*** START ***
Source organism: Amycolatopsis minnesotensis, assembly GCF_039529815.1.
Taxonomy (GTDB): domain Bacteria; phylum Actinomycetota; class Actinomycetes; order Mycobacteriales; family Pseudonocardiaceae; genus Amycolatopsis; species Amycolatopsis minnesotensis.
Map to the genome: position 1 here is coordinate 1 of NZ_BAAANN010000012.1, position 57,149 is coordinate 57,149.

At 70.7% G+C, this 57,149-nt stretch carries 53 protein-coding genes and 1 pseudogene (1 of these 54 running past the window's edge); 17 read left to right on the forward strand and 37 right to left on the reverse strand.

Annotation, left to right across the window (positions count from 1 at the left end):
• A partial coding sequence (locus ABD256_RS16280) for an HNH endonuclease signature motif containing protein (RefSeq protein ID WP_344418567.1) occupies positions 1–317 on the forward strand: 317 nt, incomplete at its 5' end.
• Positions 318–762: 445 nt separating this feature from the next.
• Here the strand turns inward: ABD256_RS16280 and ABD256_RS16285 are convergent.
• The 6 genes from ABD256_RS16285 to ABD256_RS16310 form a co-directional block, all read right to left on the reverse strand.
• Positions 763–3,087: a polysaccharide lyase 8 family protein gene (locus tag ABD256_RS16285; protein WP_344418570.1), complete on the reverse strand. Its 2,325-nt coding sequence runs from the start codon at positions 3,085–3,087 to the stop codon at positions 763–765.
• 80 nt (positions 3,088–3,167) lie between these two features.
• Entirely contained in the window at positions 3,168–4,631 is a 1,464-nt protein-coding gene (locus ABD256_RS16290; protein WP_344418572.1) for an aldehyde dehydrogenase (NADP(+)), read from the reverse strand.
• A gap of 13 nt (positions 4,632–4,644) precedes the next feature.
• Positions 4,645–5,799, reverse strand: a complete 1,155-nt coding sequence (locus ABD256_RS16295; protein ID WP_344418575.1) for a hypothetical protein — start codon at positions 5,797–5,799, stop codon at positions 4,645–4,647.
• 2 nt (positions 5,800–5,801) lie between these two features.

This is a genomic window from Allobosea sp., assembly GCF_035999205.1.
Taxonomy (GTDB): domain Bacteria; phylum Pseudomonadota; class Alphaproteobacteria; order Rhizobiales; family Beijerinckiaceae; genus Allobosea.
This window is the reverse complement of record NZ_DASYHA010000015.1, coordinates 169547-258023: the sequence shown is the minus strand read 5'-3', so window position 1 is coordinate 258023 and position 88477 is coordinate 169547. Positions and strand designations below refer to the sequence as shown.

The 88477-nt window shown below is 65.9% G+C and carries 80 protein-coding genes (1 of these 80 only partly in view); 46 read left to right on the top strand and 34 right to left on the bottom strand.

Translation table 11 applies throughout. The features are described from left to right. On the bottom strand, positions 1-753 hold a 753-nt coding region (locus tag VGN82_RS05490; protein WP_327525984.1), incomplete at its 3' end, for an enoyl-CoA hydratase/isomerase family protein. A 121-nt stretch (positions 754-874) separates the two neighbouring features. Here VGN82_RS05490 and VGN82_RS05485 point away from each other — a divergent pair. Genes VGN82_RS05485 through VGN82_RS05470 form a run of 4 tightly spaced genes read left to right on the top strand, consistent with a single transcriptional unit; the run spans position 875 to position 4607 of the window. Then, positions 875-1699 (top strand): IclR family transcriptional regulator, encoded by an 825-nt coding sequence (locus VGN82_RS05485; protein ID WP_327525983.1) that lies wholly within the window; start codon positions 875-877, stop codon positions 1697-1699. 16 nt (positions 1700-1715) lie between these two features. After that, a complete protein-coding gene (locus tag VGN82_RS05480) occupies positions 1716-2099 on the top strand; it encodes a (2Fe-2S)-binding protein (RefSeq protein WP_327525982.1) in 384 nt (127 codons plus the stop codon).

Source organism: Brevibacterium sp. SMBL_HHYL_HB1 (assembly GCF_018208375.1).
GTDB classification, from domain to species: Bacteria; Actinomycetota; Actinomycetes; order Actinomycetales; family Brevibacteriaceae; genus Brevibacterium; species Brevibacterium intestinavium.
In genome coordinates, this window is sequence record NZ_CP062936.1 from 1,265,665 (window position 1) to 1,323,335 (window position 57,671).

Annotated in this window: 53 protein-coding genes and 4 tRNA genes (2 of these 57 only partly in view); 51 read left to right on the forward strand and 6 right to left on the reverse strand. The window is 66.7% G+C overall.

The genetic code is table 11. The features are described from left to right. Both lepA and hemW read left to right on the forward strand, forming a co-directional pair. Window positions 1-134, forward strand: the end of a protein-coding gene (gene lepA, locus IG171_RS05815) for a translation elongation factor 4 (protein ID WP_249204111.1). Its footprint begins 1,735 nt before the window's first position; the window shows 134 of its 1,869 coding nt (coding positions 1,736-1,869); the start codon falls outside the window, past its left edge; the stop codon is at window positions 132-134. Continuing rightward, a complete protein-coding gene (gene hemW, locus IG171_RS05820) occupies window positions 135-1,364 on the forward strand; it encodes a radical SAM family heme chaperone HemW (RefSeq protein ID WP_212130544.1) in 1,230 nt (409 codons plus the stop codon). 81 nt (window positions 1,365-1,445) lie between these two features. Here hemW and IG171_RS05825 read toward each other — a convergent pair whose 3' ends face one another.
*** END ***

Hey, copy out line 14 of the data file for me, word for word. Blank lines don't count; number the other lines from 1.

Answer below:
• Positions 4,645–5,799, reverse strand: a complete 1,155-nt coding sequence (locus ABD256_RS16295; protein ID WP_344418575.1) for a hypothetical protein — start codon at positions 5,797–5,799, stop codon at positions 4,645–4,647.